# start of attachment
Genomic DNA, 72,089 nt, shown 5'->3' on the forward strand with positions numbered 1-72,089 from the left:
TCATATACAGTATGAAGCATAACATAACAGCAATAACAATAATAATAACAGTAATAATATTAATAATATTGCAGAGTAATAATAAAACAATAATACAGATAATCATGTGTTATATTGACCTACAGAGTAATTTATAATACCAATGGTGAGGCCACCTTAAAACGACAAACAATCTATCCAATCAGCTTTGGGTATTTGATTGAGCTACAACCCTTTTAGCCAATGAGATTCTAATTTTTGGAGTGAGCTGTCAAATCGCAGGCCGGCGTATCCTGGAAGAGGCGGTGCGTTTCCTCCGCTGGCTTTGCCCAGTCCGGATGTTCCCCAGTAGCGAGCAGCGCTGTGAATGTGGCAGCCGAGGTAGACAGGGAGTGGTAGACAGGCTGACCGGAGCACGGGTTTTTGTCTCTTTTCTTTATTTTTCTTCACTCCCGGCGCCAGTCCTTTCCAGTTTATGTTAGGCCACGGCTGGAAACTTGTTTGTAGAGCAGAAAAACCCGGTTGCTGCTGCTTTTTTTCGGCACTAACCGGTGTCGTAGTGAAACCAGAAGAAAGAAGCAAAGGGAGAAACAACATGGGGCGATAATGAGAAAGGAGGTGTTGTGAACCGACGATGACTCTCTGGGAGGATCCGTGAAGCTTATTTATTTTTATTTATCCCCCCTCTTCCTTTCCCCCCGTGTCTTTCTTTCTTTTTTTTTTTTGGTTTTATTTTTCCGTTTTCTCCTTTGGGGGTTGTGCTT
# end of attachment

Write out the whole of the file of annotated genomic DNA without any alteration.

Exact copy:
Genomic DNA, 72,089 nt, shown 5'->3' on the forward strand with positions numbered 1-72,089 from the left:
TCATATACAGTATGAAGCATAACATAACAGCAATAACAATAATAATAACAGTAATAATATTAATAATATTGCAGAGTAATAATAAAACAATAATACAGATAATCATGTGTTATATTGACCTACAGAGTAATTTATAATACCAATGGTGAGGCCACCTTAAAACGACAAACAATCTATCCAATCAGCTTTGGGTATTTGATTGAGCTACAACCCTTTTAGCCAATGAGATTCTAATTTTTGGAGTGAGCTGTCAAATCGCAGGCCGGCGTATCCTGGAAGAGGCGGTGCGTTTCCTCCGCTGGCTTTGCCCAGTCCGGATGTTCCCCAGTAGCGAGCAGCGCTGTGAATGTGGCAGCCGAGGTAGACAGGGAGTGGTAGACAGGCTGACCGGAGCACGGGTTTTTGTCTCTTTTCTTTATTTTTCTTCACTCCCGGCGCCAGTCCTTTCCAGTTTATGTTAGGCCACGGCTGGAAACTTGTTTGTAGAGCAGAAAAACCCGGTTGCTGCTGCTTTTTTTCGGCACTAACCGGTGTCGTAGTGAAACCAGAAGAAAGAAGCAAAGGGAGAAACAACATGGGGCGATAATGAGAAAGGAGGTGTTGTGAACCGACGATGACTCTCTGGGAGGATCCGTGAAGCTTATTTATTTTTATTTATCCCCCCTCTTCCTTTCCCCCCGTGTCTTTCTTTCTTTTTTTTTTTTGGTTTTATTTTTCCGTTTTCTCCTTTGGGGGTTGTGCTT